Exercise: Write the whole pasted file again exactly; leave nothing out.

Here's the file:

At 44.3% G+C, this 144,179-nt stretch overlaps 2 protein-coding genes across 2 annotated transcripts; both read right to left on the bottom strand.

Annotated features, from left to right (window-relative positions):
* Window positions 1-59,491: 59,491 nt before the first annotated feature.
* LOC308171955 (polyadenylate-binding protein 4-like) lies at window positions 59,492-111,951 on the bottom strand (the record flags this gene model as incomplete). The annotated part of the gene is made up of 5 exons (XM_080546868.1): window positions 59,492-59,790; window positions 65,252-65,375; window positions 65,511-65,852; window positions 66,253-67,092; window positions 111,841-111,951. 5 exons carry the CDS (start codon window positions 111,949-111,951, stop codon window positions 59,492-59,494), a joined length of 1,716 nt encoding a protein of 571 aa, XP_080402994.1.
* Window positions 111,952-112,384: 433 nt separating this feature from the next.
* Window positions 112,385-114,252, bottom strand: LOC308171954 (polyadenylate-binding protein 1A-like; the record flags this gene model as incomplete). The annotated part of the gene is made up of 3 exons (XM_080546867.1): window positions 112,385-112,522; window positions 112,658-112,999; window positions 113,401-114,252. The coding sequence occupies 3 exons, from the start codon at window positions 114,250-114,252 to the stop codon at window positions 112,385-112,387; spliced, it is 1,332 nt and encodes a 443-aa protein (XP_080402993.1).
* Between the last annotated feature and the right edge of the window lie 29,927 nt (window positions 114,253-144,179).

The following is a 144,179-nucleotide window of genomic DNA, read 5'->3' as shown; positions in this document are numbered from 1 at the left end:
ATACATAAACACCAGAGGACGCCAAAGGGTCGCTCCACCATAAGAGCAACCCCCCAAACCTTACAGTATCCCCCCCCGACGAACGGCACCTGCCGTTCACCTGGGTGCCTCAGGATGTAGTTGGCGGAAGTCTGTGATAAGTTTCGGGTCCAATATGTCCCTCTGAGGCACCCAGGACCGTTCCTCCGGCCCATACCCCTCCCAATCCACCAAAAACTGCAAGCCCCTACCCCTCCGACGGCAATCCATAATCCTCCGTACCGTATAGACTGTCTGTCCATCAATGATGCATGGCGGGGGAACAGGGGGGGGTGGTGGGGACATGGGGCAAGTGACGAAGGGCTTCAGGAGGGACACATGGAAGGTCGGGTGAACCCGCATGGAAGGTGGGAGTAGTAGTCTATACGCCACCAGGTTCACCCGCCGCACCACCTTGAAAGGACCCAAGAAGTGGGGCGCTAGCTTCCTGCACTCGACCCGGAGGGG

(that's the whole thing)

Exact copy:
At 44.3% G+C, this 144,179-nt stretch overlaps 2 protein-coding genes across 2 annotated transcripts; both read right to left on the bottom strand.

Annotated features, from left to right (window-relative positions):
* Window positions 1-59,491: 59,491 nt before the first annotated feature.
* LOC308171955 (polyadenylate-binding protein 4-like) lies at window positions 59,492-111,951 on the bottom strand (the record flags this gene model as incomplete). The annotated part of the gene is made up of 5 exons (XM_080546868.1): window positions 59,492-59,790; window positions 65,252-65,375; window positions 65,511-65,852; window positions 66,253-67,092; window positions 111,841-111,951. 5 exons carry the CDS (start codon window positions 111,949-111,951, stop codon window positions 59,492-59,494), a joined length of 1,716 nt encoding a protein of 571 aa, XP_080402994.1.
* Window positions 111,952-112,384: 433 nt separating this feature from the next.
* Window positions 112,385-114,252, bottom strand: LOC308171954 (polyadenylate-binding protein 1A-like; the record flags this gene model as incomplete). The annotated part of the gene is made up of 3 exons (XM_080546867.1): window positions 112,385-112,522; window positions 112,658-112,999; window positions 113,401-114,252. The coding sequence occupies 3 exons, from the start codon at window positions 114,250-114,252 to the stop codon at window positions 112,385-112,387; spliced, it is 1,332 nt and encodes a 443-aa protein (XP_080402993.1).
* Between the last annotated feature and the right edge of the window lie 29,927 nt (window positions 114,253-144,179).

The following is a 144,179-nucleotide window of genomic DNA, read 5'->3' as shown; positions in this document are numbered from 1 at the left end:
ATACATAAACACCAGAGGACGCCAAAGGGTCGCTCCACCATAAGAGCAACCCCCCAAACCTTACAGTATCCCCCCCCGACGAACGGCACCTGCCGTTCACCTGGGTGCCTCAGGATGTAGTTGGCGGAAGTCTGTGATAAGTTTCGGGTCCAATATGTCCCTCTGAGGCACCCAGGACCGTTCCTCCGGCCCATACCCCTCCCAATCCACCAAAAACTGCAAGCCCCTACCCCTCCGACGGCAATCCATAATCCTCCGTACCGTATAGACTGTCTGTCCATCAATGATGCATGGCGGGGGAACAGGGGGGGGTGGTGGGGACATGGGGCAAGTGACGAAGGGCTTCAGGAGGGACACATGGAAGGTCGGGTGAACCCGCATGGAAGGTGGGAGTAGTAGTCTATACGCCACCAGGTTCACCCGCCGCACCACCTTGAAAGGACCCAAGAAGTGGGGCGCTAGCTTCCTGCACTCGACCCGGAGGGG